The EU’s partnership with Trinidad and Tobago spans 45 years. It is a mutually beneficial relationship that has evolved and become more important over time – a partnership of equals that is based not just on development cooperation and trade, but one that is also political and based on common objectives and shared values.
The Cotonou Agreement underpins the EU’s political relations with Trinidad and Tobago. This Agreement, signed in 2000 by the 79 African, Caribbean and Pacific (OACP) states, the EU Member States and the European Community was due to expire in 2020 but has been extended until a new agreement to replace it has been reached.
Towards a New Partnership Agreement
Negotiations towards a successor agreement began in September 2018 and ended on April 15, 2021. This Agreement, once concluded, will mark a new era for EU-OACP relations, reflecting the new world realities. The new Agreement is based on six key priority areas to address the main challenges of the future including:
- Human rights, democracy, and governance.
- Peace and security.
- Human and social development.
- Environmental sustainability and climate change.
- Inclusive sustainable economic growth and development.
- Migration and mobility.
One key advantage of the new Agreement is the application of specific protocols for each region. The Caribbean-EU Protocol therefore will address those challenges specific to the region including, climate change, economic development/diversification, security, and social development.
Trade relations between the EU and Trinidad and Tobago are based on the 2008 CARIFORUM-EU Economic Partnership Agreement (EPA). The EPA covers all areas of activity, from manufactured goods to services to intellectual property and investment, and offers Trinidad and Tobago free access for its goods and services to the EU market, while Trinidad and Tobago will gradually introduce tariff reductions for an agreed set of goods over a period of 25 years for imports from the EU. In addition, Trinidad and Tobago has bilateral investment treaties with some individual EU countries, including Spain, France and Germany.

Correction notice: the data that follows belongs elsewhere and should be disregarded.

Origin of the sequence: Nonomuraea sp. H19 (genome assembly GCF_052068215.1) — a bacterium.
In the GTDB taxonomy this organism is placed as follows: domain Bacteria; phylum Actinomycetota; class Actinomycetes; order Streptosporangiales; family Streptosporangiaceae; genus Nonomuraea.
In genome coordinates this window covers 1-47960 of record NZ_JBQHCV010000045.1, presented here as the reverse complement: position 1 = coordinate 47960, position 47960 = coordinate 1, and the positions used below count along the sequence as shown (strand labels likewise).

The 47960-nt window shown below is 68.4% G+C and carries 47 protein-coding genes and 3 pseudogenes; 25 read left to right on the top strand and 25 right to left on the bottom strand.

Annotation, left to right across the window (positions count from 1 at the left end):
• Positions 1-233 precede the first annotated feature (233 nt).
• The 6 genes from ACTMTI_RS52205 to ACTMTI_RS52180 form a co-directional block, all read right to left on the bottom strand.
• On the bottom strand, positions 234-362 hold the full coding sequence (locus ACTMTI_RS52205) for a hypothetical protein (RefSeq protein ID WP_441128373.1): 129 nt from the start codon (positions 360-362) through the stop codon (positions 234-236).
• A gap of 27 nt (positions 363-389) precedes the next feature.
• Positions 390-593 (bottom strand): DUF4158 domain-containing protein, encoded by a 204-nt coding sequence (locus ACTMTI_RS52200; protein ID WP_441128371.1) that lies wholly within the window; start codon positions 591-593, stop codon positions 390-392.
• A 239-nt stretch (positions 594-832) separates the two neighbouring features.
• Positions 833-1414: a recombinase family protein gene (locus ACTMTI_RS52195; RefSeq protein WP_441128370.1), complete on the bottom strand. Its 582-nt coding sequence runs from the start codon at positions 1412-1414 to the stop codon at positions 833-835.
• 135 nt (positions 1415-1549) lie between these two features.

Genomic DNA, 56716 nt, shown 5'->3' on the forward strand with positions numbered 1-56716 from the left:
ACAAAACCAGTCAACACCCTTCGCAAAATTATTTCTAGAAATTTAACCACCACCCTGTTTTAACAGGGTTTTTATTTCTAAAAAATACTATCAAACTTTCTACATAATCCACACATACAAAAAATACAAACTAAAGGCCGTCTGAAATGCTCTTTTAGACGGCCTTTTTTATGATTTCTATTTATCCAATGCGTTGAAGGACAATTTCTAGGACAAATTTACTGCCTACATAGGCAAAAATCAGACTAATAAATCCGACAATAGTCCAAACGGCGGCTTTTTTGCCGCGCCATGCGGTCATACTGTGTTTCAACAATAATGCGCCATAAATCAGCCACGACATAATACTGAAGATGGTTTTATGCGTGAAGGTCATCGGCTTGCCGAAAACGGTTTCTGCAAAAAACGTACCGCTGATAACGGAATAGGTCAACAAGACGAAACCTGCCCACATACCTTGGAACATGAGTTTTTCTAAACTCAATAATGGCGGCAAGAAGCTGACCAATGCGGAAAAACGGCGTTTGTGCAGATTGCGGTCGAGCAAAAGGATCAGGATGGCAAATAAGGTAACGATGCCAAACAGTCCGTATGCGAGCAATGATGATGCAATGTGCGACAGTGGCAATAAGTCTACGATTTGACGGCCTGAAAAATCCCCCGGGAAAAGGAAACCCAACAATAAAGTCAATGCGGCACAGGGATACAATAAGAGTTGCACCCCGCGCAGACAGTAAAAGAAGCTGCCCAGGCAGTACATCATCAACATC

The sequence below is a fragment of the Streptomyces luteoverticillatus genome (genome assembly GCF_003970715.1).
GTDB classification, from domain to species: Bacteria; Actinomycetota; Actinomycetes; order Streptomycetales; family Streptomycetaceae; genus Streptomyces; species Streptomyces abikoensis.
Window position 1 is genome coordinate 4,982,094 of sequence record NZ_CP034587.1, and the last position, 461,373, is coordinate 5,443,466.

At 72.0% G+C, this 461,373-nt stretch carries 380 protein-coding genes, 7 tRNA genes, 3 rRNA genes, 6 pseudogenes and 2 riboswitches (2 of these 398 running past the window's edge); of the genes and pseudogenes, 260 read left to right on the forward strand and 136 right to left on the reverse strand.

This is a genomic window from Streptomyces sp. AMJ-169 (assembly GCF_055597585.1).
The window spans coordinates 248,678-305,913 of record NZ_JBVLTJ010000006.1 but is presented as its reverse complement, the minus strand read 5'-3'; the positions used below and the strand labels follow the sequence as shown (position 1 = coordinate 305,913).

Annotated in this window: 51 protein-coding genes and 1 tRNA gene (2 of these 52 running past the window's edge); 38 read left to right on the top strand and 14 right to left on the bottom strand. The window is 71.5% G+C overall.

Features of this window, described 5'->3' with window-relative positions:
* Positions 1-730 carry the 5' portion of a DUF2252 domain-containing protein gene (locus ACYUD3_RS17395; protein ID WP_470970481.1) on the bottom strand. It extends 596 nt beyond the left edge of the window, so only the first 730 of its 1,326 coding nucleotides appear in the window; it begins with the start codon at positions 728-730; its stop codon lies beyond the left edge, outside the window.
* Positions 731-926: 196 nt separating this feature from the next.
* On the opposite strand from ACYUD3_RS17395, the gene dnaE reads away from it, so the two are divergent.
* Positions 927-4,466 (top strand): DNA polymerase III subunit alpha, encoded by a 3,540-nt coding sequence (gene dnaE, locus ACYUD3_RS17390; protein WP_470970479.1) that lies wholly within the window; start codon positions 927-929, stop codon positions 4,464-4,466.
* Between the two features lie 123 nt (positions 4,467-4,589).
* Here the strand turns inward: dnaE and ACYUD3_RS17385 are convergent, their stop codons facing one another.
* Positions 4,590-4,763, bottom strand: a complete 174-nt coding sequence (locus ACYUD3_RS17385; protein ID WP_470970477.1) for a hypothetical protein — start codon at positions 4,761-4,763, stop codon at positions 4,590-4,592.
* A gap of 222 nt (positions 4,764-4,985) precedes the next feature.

Developing Trinidad and Tobago’s Trade Relations
While Trinidad and Tobago already exports to Europe, the EU being Trinidad and Tobago's second largest trading partner, measures are being taken to increase trade in general. The EU provides support to CARIFORUM to ensure that Trinidad and Tobago, as well as and other countries in the region, can take greater advantage of the trading opportunities available under the EPA. For example, training and workshops have been provided in areas such as food safety requirements and technical barriers to trade. Trade missions to Europe are also organised regularly.
The immediate response of the EU was the provision of PPE, along with assistance for the health sector monitoring and surveillance, and support to vulnerable groups. The latter was channelled through an EIDHR grant contract signed with Trinidad and Tobago’s Red Cross Society, to support migrants and refugees unable to access pandemic support offered by the TT Government. Support also included a reorientation of the ‘Spotlight Initiative’ to include preventing and mitigating violence against women and girls, which has been exacerbated due to the pandemic.
Longer-term support aims to contribute to TT’s socio-economic recovery:
- A EUR 8 million programme geared towards supporting a competitive and innovative economy. The programme will become an important stimulus for the private sector in the context of the Covid-19 crisis recovery, creating and enabling the business environment to drive competitiveness and a more diversified economy in a socially and environmentally sustainable way.
- Support vulnerable Venezuelan migrant families to recover from the (mainly economic) impact of Covid-19, as part of DG ECHO’s response to the Venezuelan crisis inside and outside Venezuela.